Scientific ASIA

Analyses of Blood Protein can Answer why People Respond Differently to the Same Exercise Regime

No one can deny the fact that exercise improves the quality of life and may add years to life, but the effects of exercise are different for everyone based on their level of fitness, activity level, and health status. There are people who when exercise can see a significant difference in their endurance level, while some report better glycemic controls. A group of researchers including Jeremy Robbins an MD, of the Division of Cardiovascular Medicine at BIDMC have found the answer to be biological pathways and protein biomarkers that identify exercise responsiveness in humans.

The study was conducted on 654 sedentary adults, as they were put under 20 weeks long endurance exercise program, and the levels of different proteins (approximately 5000) and biomarkers were analyzed from their blood samples.

This study emphasizes the importance of a personalized training regime, as they identified that hundreds of proteins correspond to an individual’s train-ability and response to exercise. This study will help not only designing an effective training regime by simply analyzing an individual’s blood sample but will also help in the prevention of diseases. This is a one-of-a-kind study that helps in identifying who can have better cardio-respiratory fitness from exercise training, as reported by Robert Gerszten one of the authors of the study. Some 147 proteins are associated with cardio-respiratory fitness, which is also referred to as VO2max. VO2max is a measure of the amount of oxygen that your body uses and transfers to oxygen. Higher VO2max denotes that a person is fit.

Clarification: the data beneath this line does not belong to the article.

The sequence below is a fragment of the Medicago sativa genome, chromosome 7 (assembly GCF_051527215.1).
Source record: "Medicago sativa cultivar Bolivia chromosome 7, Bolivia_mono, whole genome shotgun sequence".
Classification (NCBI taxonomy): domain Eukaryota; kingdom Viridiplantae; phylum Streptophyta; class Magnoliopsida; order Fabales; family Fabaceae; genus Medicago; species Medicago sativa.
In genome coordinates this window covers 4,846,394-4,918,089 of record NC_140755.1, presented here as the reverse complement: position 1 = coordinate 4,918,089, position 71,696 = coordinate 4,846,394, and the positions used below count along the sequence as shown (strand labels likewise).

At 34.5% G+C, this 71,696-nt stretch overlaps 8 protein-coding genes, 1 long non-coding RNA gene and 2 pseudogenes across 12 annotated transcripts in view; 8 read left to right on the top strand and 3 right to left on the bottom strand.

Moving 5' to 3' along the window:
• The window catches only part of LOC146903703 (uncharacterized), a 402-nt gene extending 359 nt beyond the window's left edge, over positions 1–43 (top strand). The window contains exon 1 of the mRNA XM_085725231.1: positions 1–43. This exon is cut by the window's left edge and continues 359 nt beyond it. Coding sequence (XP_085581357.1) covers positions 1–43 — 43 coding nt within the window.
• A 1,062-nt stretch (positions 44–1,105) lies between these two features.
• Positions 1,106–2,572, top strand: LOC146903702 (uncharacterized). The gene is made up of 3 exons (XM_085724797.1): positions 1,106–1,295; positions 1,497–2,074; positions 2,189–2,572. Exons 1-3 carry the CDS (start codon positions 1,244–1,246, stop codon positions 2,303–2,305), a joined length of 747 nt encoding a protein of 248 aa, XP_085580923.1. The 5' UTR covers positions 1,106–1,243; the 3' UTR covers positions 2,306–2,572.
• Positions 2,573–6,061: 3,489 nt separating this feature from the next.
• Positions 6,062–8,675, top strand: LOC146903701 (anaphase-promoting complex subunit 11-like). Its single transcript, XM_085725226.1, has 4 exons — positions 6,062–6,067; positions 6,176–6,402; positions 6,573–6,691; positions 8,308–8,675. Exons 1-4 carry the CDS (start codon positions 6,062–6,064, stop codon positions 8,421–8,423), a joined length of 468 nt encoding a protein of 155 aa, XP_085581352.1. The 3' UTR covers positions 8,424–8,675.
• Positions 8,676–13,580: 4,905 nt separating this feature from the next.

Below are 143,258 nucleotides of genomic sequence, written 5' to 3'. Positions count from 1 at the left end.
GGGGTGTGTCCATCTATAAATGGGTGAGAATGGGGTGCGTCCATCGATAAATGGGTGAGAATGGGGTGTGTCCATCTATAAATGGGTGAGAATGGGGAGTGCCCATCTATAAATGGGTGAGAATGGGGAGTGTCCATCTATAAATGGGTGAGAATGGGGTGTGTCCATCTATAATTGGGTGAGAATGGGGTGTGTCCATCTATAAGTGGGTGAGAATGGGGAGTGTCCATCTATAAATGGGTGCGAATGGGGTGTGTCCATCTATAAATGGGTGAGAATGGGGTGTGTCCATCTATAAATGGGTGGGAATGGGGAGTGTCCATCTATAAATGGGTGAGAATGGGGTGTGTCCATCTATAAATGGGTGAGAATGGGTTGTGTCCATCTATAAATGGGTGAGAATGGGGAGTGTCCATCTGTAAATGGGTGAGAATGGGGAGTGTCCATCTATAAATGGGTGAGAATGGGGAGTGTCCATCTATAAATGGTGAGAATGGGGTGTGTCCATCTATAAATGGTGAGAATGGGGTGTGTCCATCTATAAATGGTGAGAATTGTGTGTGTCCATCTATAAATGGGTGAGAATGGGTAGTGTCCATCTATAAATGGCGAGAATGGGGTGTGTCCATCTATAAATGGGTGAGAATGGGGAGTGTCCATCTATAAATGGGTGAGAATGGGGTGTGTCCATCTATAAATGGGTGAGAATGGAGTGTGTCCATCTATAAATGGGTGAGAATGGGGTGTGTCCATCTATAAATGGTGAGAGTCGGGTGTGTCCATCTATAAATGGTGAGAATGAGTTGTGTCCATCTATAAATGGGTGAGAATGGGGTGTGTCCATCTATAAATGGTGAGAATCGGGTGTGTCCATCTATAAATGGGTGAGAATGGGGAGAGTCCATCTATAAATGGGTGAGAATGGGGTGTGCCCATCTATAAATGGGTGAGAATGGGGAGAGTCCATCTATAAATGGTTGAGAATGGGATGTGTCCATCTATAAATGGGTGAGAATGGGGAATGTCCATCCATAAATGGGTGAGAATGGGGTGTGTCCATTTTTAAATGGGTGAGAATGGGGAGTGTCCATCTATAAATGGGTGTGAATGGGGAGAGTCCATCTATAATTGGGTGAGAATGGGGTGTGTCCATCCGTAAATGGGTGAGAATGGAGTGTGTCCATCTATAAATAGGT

The researchers were successful in identifying 102 proteins that can affect or are related to VO2max by the end of the study after an exercise program. They matched the values of those proteins against the predicted individual’s train-ability. Here train-ability refers to the change in the VO2max after training. Based on the data, the researchers were able to identify the volunteers whose VO2max level wouldn’t elevate as much from endurance exercises. Thus, they were able to categorize several baseline protein levels that showed which person would respond well to exercise training protocol than others.

This team of the researcher also identified certain protein to be associated with early death, as they were more related to cardiac fitness and mortality rates. For this same author ran a separate community-based study.

This study is an important advancement in defining the better and efficient customized exercise program based on individual needs. It has made it easier to design the personalized exercise program by linking proteins with the VO2max or cardio-respiratory fitness. This can not only improve the response but also improve compliance to exercise among people, once they get the positive feedback post-exercise. Now, this hypothesis has to be tested on larger sample size, and more influencing factors for VO2max, including proteins need to be measured.

This study has been a benchmark in explaining one of the many reasons why some people respond differently to others when doing the same exercise. This new list of blood compounds that are influenced by exercises and in turn affect cardio-respiratory fitness could now also predict the individual responses to the proven exercise routine.


Exercise, cardio-respiratory fitness, endurance, VO2max, exercise compliance, blood compounds, proteins, metabolism, plasma proteomic profiles, response to exercise.

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